Paleocene dinosaurs describe families or genera of non-avian dinosaurs that may have survived the Cretaceous–Tertiary extinction event 65.5 million years ago. Although almost all evidence indicates that dinosaurs (other than birds) all went extinct at the K-T boundary, there is some scattered evidence that these non-avian dinosaurs lived for a short period of time during the Paleocene epoch. The evidence for Paleocene dinosaurs is rare and remains controversial.


Several researchers have stated that some dinosaurs survived into the Paleocene and therefore the extinction of dinosaurs was gradual. Their arguments were based on the finding of dinosaur remains in the Hell Creek Formation up to 1.3 metres above (40,000 years later than) the K-T boundary. Similar reports have come from other parts of the world, including China.[1]

Recently, there is possible evidence of a Dead Clade Walking: in 2001, evidence was presented that pollen samples recovered near a fossilized hadrosaur femur recovered in the Ojo Alamo Sandstone at the San Juan River indicate that the animal lived in Tertiary times, approximately 64.5 million years ago or about 1 million years after the K-T event.[2] Many scientists, however, dismiss the "Paleocene dinosaurs" as re-worked, i.e. washed out of their original locations and then re-buried in much later sediments.[3] A compelling argument against re-working would be a complete or at least associated skeleton (e.g. more than one bone from the same individual) found above the K-T boundary. As yet no such finds have been reported.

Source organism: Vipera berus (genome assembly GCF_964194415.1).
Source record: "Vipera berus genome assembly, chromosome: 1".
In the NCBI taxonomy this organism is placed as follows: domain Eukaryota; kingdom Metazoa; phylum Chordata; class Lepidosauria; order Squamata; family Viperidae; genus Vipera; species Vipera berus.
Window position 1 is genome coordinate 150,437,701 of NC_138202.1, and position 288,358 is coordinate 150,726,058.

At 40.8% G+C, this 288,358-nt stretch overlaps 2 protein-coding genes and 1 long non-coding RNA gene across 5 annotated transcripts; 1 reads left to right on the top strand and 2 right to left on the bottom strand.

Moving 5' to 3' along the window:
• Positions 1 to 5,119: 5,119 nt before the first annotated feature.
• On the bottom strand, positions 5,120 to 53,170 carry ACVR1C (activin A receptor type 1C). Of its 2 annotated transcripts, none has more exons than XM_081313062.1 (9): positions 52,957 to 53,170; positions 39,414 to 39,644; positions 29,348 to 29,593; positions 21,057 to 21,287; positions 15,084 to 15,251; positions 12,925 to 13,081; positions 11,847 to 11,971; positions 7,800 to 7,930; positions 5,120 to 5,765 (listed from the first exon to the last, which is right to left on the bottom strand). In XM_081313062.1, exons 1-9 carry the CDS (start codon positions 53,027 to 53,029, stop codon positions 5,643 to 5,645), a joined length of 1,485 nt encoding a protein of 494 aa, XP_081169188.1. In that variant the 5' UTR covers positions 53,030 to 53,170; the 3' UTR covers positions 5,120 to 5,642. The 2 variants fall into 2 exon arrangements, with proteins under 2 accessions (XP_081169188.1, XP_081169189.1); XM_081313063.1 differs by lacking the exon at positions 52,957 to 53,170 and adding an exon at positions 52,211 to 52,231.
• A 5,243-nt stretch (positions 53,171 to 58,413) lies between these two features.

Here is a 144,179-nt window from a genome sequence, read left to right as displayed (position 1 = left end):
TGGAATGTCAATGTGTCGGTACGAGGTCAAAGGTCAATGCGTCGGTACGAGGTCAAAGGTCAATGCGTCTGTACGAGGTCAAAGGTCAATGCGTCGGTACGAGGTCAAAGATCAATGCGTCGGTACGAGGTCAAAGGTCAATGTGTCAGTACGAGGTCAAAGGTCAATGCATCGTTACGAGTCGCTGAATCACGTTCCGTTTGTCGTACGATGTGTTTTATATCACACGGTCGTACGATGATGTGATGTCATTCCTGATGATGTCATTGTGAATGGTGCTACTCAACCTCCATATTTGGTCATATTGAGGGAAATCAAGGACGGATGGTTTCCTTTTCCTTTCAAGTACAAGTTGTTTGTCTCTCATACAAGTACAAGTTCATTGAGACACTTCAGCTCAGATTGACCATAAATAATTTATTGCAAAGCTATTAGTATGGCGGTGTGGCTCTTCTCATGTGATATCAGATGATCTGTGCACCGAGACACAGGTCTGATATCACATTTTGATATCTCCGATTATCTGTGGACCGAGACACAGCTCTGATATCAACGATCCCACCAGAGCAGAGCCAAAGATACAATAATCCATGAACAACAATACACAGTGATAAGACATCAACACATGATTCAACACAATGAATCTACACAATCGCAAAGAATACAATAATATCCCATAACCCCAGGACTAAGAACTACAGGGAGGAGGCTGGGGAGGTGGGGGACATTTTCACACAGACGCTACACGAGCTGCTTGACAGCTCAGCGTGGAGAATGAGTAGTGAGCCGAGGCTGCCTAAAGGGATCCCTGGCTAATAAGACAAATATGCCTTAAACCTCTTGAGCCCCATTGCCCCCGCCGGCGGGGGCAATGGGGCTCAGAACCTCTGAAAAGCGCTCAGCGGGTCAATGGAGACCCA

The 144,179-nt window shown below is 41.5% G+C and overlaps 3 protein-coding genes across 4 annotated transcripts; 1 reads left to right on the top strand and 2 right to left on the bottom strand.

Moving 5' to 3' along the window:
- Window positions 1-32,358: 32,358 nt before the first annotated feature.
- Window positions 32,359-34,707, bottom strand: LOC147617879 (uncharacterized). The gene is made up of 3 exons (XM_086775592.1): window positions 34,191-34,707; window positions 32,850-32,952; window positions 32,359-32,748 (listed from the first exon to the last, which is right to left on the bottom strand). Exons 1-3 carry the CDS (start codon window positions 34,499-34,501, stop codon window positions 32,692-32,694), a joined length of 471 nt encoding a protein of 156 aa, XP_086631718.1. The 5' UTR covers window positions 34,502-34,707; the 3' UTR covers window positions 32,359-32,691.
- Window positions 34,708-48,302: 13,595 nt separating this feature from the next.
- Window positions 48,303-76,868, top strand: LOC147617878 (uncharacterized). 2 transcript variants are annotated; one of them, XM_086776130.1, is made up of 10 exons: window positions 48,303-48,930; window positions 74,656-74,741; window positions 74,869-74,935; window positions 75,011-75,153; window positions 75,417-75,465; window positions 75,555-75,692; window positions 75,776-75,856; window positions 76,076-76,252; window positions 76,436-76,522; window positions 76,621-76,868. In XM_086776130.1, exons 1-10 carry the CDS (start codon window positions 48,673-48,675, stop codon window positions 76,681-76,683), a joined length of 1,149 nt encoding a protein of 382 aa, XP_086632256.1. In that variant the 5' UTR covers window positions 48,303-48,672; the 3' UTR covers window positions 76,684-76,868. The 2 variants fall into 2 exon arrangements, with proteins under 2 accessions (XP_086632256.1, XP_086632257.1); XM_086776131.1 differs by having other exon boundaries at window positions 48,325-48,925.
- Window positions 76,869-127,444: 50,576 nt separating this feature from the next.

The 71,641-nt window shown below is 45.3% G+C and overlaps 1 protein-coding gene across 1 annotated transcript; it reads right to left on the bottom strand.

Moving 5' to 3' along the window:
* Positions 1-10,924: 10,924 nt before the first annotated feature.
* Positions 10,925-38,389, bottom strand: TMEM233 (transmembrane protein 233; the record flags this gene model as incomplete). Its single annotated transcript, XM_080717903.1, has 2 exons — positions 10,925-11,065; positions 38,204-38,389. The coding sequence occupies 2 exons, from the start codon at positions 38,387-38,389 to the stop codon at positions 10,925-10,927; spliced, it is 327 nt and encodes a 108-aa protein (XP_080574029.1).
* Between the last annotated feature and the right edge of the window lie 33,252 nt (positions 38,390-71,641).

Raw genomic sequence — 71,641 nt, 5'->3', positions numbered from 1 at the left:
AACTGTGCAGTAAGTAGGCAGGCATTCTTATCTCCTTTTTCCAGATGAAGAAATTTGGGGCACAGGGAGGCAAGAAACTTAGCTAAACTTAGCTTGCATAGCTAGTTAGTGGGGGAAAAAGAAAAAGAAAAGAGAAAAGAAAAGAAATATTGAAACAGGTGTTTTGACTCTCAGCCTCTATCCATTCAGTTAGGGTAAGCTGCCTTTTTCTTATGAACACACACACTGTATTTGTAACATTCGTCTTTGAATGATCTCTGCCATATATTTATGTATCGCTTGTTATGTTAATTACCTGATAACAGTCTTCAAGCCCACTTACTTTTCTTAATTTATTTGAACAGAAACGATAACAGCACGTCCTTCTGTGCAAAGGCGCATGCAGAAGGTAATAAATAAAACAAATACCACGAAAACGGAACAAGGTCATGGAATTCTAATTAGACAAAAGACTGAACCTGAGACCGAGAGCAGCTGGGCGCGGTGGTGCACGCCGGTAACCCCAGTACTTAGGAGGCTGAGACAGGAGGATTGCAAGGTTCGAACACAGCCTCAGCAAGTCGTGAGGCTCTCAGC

2009 Palaeontologia Electronica articleEdit

In April of 2009, the online SVP publication Palaeontologia Electronica released an article published by James E. Fassett that stated a number of bones that were clearly dated to the Paleocene Epoch were uncovered in the San Juan Basin. Thirty-four bones from an individual hadrosaur were uncovered in the Ojo Alamo Sandstone formation, which provided evidence that at least some Paleocene dinosaur fossils had not been reoworked from earlier, Cretaceous sediments. [4][5]


  1. ^ Sloan, R. E., Rigby, K,. Van Valen, L. M., Gabriel, Diane (1986). "Gradual dinosaur extinction and simultaneous ungulate radiation in the Hell Creek formation". Science 232 (4750): 629–633. doi:10.1126/science.232.4750.629.. Retrieved on 2007-05-18. 
  2. ^ Fassett, JE, Lucas, SG, Zielinski, RA, and Budahn, JR (2001). "Compelling new evidence for Paleocene dinosaurs in the Ojo Alamo Sandstone, San Juan Basin, New Mexico and Colorado, USA". Catastrophic events and mass extinctions, Lunar and Planetary Contribution 1053: 45–46. Retrieved on 2007-05-18. 
  3. ^ Sullivan, RM (2003). "No Paleocene dinosaurs in the San Juan Basin, New Mexico". Geological Society of America Abstracts with Programs 35 (5): 15. Retrieved on 2007-07-02. 
  4. ^
  5. ^ The official Palaeontologia Electronica article
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